BUTLER: “Stop it! Stop it! You’re ruining the lawn!”

LARRY: “Don’t tell me how to run my business! Beat it!”

BUTLER: “Put that sod back where it belongs!”

Larry throws a big sod piece with the shovel and hits the butler in the face.

This provides a glimpse into management’s inability to take criticism about how they’re running the business. They always know best and make sure anyone who questions them gets the proverbial piece of sod thrown in their face.

In this story, as with all Stooges stories, any and all problems the boys encounter are blamed on Larry and Curly. As CEO, Moe always held them responsible for all screw-ups or bad decisions−even when the decisions were his. This is not unlike real business management where this practice is called “plausible deniability.”

Moe’s comment below says it all about how management perceives their worth to the organization.

MOE: “If it wasn’t for me, where would we be?”

So what are the true management lessons the Three Stooges teach us?

  • Sociopathic Leadership – Moe is clearly the leader and most definitely a sociopathic bully. Moe is overbearing, dictatorial, condescending, and critical of everything that Curly and Larry do, playing the game of “divide and conquer” with them so as to maintain his control. Of course, Moe takes abuse one step further and makes it physical, but remember physical abuse is not completely absent in the modern workplace.
  • Sycophants – Curly and Larry are Moe’s trusted, but inept, sycophants. They will continue to take Moe’s abuse as he assigns them tasks that they are incapable of performing.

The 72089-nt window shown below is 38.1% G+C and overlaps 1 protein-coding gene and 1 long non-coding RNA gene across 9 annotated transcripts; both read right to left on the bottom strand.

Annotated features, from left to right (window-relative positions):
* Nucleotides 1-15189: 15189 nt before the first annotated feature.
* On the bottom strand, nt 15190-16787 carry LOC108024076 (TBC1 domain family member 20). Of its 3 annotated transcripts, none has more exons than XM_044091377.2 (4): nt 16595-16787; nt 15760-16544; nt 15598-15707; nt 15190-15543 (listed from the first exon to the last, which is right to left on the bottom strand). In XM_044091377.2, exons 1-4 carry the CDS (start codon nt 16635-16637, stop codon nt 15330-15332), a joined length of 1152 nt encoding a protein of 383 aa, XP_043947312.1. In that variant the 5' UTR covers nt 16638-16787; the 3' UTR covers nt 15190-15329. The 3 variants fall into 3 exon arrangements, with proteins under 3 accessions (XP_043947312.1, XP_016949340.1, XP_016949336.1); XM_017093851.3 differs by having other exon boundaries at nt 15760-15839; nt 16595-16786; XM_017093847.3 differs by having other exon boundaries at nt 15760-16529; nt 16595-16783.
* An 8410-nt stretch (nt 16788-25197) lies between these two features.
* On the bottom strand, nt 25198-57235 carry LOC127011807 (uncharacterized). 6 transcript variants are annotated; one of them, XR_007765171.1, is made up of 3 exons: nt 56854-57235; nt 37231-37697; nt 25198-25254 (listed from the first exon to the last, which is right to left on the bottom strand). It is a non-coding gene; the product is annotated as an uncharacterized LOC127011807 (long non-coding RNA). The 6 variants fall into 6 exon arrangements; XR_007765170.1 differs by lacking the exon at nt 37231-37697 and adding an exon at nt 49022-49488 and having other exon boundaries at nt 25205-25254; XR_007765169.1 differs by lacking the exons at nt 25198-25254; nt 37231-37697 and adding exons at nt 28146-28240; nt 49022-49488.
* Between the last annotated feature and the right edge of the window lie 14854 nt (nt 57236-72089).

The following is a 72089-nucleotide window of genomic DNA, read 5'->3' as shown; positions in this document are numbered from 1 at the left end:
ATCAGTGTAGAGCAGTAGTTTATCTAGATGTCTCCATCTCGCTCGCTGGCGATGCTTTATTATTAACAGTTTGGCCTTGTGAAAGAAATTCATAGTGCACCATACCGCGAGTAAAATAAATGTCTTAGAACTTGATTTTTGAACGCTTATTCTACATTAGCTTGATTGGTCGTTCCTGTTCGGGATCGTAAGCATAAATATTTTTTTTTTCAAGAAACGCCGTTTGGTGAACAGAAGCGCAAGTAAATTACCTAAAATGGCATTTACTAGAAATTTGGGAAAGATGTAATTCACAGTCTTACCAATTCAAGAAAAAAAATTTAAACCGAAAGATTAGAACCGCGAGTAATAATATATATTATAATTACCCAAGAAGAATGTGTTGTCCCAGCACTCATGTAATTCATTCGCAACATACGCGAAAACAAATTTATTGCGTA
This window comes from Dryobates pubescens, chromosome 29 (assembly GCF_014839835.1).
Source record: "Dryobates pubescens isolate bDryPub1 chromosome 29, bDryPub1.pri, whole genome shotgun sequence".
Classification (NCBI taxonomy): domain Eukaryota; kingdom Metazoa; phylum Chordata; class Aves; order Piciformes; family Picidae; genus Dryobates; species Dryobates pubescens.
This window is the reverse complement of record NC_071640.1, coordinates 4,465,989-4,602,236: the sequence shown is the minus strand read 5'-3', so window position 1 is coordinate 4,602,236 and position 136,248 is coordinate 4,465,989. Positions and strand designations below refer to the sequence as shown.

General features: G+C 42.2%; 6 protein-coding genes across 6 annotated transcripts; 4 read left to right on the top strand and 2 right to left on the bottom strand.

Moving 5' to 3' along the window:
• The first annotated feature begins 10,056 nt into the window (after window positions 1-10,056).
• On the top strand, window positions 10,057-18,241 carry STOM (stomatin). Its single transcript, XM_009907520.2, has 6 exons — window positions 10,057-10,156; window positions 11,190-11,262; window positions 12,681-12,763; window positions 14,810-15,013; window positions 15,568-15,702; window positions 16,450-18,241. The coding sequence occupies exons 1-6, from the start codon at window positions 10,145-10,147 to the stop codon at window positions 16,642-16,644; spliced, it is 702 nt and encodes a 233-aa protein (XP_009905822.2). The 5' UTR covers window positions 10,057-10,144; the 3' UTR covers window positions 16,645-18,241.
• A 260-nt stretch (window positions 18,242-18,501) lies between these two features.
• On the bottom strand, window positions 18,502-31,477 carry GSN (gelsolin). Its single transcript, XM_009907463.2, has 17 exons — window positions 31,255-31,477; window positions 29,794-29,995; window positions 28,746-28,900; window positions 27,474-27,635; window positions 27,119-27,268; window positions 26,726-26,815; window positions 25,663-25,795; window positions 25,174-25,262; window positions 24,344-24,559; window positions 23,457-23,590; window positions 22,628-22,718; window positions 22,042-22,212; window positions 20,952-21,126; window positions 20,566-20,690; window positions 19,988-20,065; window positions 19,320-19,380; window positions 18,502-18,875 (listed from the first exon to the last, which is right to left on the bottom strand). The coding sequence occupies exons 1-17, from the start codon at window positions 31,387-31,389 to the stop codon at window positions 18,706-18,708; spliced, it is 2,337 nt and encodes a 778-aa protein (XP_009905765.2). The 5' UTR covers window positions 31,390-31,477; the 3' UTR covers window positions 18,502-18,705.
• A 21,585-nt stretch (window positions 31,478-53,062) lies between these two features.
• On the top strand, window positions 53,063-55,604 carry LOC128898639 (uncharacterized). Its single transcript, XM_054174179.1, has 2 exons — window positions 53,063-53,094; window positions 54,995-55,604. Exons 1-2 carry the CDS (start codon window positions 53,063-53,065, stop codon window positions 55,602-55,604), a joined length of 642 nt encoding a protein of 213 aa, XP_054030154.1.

• Lack of Teamwork – Each Stooge has his own role but they are not all working as a team and their actions typically only make whatever situation they’re in worse.
  • Lack of Planning – Their plans are created on the fly in reaction to events versus a clear thought out strategic plan. Like the Stooges, most management teams spend their time reacting to problems rather than planning to avoid them.
  • Problem Solving – Every time they are faced with a problem they will put a Band-Aid solution in place without looking for a long term solution. In business this manifests itself in the mentality that dictates that short-term profits are preferred over making investments that benefit the long-term.
  • Blamestorming – With every misstep the Stooges make Moe never takes responsibility and will always blame either Curly or Larry while doling out the appropriate verbal denigration, slap, poke or punch as punishment. This perfectly reflects how “plausible deniability” works in modern management.

So the next time you’re watching, what might appear to be, a mindless sitcom take note of how the characters’ idiotic behaviors might just mirror what you’re experiencing at work or have witnessed in your company’s management team. You’d be surprised at how art always gives us a glimpse into reality. Plus recognizing the idiocy in your workplace makes it much easier to understand, cope with, and endure your fate−you’ll actually begin to see the humor in the everyday happenings around you and this will make you happier in your career.


2 Responses to “A Plumbing We Will Go”
  1. Anonymous says

    Fabulous, what a blog it is! This blog provides useful facts to us, keep it up.

  2. Anonymous says

    You are a very bright individual!